Doctors, Talk to Us about Our Sex Lives!

4/3/16: I’m bringing this 2014 post to the top because I’m giving a talk to doctors and other medical professionals tomorrow in Milwaukee. I want these comments from my readers to be easy to find if they read my blog after that — which I hope they will!

About half of all sexually active men and women aged 57-85 in the United States report at least one bothersome sexual problem; one third report at least two. Yet only 38 percent of men and 22 percent of women reported having discussed sex with a physician since the age of 50 years. 

Why does this information barrier exist? And what can you, as professionals, do to overcome it with your patients and clients?

These are the questions I posed to the attendees at the beginning of “Talking about Senior Sex:
A Presentation for Medical Professionals, Therapists, and Others Working Professionally with the Older-Age Population,” which I presented at The Smitten Kitten in Minneapolis on June 19, 2014.

I was so jazzed by the responses during that workshop that I wanted to continue the discussion, so I took it to my Naked at Our Age Facebook page (which I invite you to read and “like”).

Our community jumped in eagerly with their comments and experiences. Here are some of those:

  • It would suffice if they just asked. I think they are 1) embarrassed, and 2) afraid that a nestful of psychological tangles would emerge, which would take a lot of their time. As a doctor, you would have to believe that relationships, beliefs, and habits contributed to illness, and I think most of them are just looking for a set of symptoms. The mind-body connection is far from their thoughts. 
  • It may be difficult for physicians to broach topics on sex because of their lack of education on sexual matters – not just with senior sexuality. Often such topics are delegated to nurse specialists or physician assistants. There are also shades of sexuality beyond the range of physiology, endocrinology, anatomy, and other hard sciences that are beyond the scope of topics covered in med school and continuing medical education. We need to take charge and help drag medical providers along with us on this topic.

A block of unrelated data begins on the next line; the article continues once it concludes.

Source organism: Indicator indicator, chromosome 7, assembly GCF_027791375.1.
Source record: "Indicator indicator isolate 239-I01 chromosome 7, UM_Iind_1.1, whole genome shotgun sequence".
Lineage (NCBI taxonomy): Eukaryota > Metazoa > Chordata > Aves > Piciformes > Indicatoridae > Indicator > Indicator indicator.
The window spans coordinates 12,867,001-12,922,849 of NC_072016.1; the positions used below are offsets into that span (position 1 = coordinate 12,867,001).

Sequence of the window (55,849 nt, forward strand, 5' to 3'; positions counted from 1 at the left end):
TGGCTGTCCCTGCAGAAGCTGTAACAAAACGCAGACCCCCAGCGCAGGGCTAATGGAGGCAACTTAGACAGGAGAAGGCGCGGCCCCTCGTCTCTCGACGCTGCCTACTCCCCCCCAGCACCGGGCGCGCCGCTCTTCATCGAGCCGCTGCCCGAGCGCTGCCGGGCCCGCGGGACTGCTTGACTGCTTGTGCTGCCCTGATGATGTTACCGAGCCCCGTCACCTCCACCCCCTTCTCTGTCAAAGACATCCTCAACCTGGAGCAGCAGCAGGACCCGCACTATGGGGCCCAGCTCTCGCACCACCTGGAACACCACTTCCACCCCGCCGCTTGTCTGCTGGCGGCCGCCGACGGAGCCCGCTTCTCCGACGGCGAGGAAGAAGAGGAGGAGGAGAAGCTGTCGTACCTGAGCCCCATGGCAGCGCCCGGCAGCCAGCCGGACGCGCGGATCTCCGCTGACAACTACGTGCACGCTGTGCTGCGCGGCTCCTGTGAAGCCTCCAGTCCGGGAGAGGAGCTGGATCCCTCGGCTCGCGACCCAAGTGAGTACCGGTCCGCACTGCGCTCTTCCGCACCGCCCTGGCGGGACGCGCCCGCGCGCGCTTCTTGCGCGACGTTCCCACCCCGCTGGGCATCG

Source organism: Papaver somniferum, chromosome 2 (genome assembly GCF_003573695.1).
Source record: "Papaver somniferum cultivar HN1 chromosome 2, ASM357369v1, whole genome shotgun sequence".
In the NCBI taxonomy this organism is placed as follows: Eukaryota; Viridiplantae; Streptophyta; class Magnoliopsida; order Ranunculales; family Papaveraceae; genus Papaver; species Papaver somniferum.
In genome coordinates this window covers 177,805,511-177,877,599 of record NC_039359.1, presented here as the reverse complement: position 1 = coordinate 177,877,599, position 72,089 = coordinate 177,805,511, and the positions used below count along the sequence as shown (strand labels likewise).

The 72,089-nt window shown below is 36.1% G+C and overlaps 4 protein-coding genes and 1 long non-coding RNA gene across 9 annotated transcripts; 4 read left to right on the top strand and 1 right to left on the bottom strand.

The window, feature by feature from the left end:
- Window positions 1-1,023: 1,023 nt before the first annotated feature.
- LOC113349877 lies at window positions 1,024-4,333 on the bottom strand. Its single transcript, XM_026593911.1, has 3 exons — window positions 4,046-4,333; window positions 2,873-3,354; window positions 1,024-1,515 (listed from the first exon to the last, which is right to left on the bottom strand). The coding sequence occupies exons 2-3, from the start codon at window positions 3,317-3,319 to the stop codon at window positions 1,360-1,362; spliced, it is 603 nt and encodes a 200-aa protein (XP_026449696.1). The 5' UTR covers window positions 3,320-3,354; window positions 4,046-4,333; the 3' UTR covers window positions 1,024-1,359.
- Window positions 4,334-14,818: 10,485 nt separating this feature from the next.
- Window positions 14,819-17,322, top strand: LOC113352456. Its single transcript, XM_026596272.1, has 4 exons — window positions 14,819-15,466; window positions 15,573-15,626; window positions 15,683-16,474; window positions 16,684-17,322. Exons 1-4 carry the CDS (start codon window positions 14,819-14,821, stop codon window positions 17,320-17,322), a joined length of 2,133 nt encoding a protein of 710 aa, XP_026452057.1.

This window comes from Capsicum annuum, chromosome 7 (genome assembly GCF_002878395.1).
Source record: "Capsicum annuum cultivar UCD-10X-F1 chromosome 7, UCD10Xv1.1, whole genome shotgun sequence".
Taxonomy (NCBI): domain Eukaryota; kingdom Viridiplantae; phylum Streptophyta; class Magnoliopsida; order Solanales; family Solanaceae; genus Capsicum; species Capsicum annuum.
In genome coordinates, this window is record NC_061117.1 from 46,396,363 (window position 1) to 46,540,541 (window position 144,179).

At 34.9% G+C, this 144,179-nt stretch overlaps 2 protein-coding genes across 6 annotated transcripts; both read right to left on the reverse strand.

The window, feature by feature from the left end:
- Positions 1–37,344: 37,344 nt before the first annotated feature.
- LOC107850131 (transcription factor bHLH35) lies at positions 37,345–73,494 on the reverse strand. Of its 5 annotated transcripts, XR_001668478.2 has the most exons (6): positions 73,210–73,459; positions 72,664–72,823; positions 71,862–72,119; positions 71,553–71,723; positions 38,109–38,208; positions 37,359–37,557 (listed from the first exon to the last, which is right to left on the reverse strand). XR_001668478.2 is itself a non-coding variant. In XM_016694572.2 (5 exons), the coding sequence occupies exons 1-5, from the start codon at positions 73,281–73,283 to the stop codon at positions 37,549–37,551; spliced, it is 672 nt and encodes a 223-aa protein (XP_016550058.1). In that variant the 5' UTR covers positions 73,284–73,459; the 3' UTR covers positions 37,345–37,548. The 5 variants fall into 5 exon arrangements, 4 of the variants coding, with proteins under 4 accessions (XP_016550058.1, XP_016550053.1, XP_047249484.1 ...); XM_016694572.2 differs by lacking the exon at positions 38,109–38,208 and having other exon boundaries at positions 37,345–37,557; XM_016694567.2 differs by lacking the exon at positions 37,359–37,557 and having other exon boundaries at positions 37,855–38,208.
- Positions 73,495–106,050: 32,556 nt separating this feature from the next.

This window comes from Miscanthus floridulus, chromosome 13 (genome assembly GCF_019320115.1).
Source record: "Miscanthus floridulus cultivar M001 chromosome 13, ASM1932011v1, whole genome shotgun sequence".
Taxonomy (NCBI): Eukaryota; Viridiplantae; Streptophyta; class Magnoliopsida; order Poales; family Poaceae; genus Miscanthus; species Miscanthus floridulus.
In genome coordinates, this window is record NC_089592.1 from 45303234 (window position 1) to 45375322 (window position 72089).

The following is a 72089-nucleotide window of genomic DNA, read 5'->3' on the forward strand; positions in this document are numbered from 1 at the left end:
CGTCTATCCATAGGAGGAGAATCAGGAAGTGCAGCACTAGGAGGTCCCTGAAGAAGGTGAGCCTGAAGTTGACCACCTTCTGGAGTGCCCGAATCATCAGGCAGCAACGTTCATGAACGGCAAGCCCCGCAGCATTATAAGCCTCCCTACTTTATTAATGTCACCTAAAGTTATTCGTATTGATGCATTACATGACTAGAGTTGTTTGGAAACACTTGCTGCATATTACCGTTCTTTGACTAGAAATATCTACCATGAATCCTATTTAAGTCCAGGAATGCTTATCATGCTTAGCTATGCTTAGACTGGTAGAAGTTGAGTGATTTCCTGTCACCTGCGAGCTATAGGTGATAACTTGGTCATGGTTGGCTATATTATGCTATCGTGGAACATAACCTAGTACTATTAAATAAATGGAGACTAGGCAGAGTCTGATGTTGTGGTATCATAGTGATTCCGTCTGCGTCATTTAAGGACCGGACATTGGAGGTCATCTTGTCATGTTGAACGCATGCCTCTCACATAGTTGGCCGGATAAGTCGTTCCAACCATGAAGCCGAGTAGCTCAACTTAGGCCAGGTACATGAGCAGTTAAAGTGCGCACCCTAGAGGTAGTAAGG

• Sex over 55 is often challenging if your parts are in perfect working order, but if they are not, then it’s an entirely different ball game. As someone who has lived with a sexual challenge for 20 years (and who is now 67), I found, in the beginning that it was helpful to write a letter to the doctor prior to the appointment – an ice-breaker. Now, however, after such a long-term medical problem, I am really very open with all the doctors I see and they either handle it or they don’t – they can choose!
  • We live in a culture that allows only a few sexual subjects to be discussed and those in limited ways. Having lived a lifetime hiding or being ashamed of our sexual natures, it can be a huge challenge to just start talking about “it” when we reach those years. The mechanics of sex may be easier to discuss than unmet needs and innate desires. It is a gift to be sexually sovereign in our culture.
  • In my case, no doctor ever broached the subject. I was always the initiator. After 12 years of fertility work, four ectopic pregnancies, numerous spontaneous abortions and nerve damage resulting from a rape, surgeries and malpractice (they refused to remove the infamous Dalkon Shield IUD after the rape and subsequent STD infection), it’s not a stretch to understand why I had a damaged libido. Only with recent help from two amazing physicians, with whom I can discuss anything, have I begun to find help! Finding this and other groups online has also been salvation of yet another kind. Thanks for opening so many doors to those of us who have foundered for so long!
  • Actually, it was through conversations with my nurse practitioner that my road to sexual freedom opened up. Also through my wonderful husband’s patience, and Joan’s book, Naked at Our Age. There is a taboo about sex at a certain age, but for us it has just been renewed!
  • Particularly as sex and disability is also a taboo subject and many people will have genital dermatoses and that will make it even harder for them to open up to anyone. I am 67 and despite lichen sclerosis, I remain sexually active.